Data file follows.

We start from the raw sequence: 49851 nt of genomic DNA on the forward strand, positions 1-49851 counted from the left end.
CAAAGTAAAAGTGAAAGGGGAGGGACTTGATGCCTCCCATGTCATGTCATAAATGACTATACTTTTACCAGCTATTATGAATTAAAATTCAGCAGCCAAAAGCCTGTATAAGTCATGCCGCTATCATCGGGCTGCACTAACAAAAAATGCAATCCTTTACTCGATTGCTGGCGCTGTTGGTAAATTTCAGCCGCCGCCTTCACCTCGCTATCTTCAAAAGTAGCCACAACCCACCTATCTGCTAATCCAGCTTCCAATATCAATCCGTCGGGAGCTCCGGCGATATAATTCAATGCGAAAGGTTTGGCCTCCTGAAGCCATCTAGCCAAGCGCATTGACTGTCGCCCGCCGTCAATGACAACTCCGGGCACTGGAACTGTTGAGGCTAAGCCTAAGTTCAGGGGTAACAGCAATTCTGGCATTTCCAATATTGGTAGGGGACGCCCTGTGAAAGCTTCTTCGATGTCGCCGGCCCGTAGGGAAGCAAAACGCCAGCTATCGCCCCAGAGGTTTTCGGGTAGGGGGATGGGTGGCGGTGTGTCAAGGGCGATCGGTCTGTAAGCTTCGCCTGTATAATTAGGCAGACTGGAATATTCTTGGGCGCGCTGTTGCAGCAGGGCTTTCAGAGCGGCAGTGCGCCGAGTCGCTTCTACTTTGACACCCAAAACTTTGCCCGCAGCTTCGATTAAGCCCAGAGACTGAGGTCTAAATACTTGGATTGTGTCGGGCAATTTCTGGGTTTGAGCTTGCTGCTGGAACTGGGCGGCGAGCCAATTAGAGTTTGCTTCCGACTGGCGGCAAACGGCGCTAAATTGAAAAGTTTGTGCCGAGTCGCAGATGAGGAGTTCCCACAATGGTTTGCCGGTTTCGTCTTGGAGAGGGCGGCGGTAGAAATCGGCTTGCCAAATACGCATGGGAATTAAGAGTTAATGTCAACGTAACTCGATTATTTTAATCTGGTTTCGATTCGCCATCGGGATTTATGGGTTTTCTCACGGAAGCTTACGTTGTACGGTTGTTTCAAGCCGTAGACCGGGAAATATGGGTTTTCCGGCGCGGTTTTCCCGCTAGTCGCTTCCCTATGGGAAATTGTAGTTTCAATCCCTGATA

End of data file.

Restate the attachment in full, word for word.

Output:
We start from the raw sequence: 49851 nt of genomic DNA on the forward strand, positions 1-49851 counted from the left end.
CAAAGTAAAAGTGAAAGGGGAGGGACTTGATGCCTCCCATGTCATGTCATAAATGACTATACTTTTACCAGCTATTATGAATTAAAATTCAGCAGCCAAAAGCCTGTATAAGTCATGCCGCTATCATCGGGCTGCACTAACAAAAAATGCAATCCTTTACTCGATTGCTGGCGCTGTTGGTAAATTTCAGCCGCCGCCTTCACCTCGCTATCTTCAAAAGTAGCCACAACCCACCTATCTGCTAATCCAGCTTCCAATATCAATCCGTCGGGAGCTCCGGCGATATAATTCAATGCGAAAGGTTTGGCCTCCTGAAGCCATCTAGCCAAGCGCATTGACTGTCGCCCGCCGTCAATGACAACTCCGGGCACTGGAACTGTTGAGGCTAAGCCTAAGTTCAGGGGTAACAGCAATTCTGGCATTTCCAATATTGGTAGGGGACGCCCTGTGAAAGCTTCTTCGATGTCGCCGGCCCGTAGGGAAGCAAAACGCCAGCTATCGCCCCAGAGGTTTTCGGGTAGGGGGATGGGTGGCGGTGTGTCAAGGGCGATCGGTCTGTAAGCTTCGCCTGTATAATTAGGCAGACTGGAATATTCTTGGGCGCGCTGTTGCAGCAGGGCTTTCAGAGCGGCAGTGCGCCGAGTCGCTTCTACTTTGACACCCAAAACTTTGCCCGCAGCTTCGATTAAGCCCAGAGACTGAGGTCTAAATACTTGGATTGTGTCGGGCAATTTCTGGGTTTGAGCTTGCTGCTGGAACTGGGCGGCGAGCCAATTAGAGTTTGCTTCCGACTGGCGGCAAACGGCGCTAAATTGAAAAGTTTGTGCCGAGTCGCAGATGAGGAGTTCCCACAATGGTTTGCCGGTTTCGTCTTGGAGAGGGCGGCGGTAGAAATCGGCTTGCCAAATACGCATGGGAATTAAGAGTTAATGTCAACGTAACTCGATTATTTTAATCTGGTTTCGATTCGCCATCGGGATTTATGGGTTTTCTCACGGAAGCTTACGTTGTACGGTTGTTTCAAGCCGTAGACCGGGAAATATGGGTTTTCCGGCGCGGTTTTCCCGCTAGTCGCTTCCCTATGGGAAATTGTAGTTTCAATCCCTGATA